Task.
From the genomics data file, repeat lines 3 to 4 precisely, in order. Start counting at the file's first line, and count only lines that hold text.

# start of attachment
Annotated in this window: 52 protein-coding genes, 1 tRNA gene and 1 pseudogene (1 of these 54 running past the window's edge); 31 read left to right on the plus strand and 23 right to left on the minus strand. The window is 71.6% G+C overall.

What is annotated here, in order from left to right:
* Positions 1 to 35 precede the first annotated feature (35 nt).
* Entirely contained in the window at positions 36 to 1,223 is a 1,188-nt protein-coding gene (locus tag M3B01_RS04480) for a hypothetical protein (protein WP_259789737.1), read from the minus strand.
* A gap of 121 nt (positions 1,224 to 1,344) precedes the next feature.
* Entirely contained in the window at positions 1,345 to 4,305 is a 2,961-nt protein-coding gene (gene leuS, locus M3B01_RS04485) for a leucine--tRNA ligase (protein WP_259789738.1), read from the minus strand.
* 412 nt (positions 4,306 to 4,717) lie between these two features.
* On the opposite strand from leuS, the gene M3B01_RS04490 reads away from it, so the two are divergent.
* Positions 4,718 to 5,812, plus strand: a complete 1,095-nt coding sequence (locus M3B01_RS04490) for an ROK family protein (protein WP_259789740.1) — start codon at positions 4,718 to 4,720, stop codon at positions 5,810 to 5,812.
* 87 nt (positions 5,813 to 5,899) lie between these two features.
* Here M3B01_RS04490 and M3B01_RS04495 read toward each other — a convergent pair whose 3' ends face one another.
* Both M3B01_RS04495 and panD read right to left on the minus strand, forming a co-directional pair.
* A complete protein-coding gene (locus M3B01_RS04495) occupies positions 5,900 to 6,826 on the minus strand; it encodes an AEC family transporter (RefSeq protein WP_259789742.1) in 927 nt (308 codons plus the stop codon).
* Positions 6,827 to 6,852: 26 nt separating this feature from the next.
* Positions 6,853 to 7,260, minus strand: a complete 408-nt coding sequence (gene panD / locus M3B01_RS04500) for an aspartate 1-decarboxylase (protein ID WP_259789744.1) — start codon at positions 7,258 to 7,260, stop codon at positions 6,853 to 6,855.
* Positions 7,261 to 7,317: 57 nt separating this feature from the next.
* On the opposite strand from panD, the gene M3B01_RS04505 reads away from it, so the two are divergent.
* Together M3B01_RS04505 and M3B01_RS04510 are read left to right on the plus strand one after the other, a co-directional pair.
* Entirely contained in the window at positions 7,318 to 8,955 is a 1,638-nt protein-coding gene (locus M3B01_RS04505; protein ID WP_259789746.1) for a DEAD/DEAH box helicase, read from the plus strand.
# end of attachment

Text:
* Positions 1 to 35 precede the first annotated feature (35 nt).
* Entirely contained in the window at positions 36 to 1,223 is a 1,188-nt protein-coding gene (locus tag M3B01_RS04480) for a hypothetical protein (protein WP_259789737.1), read from the minus strand.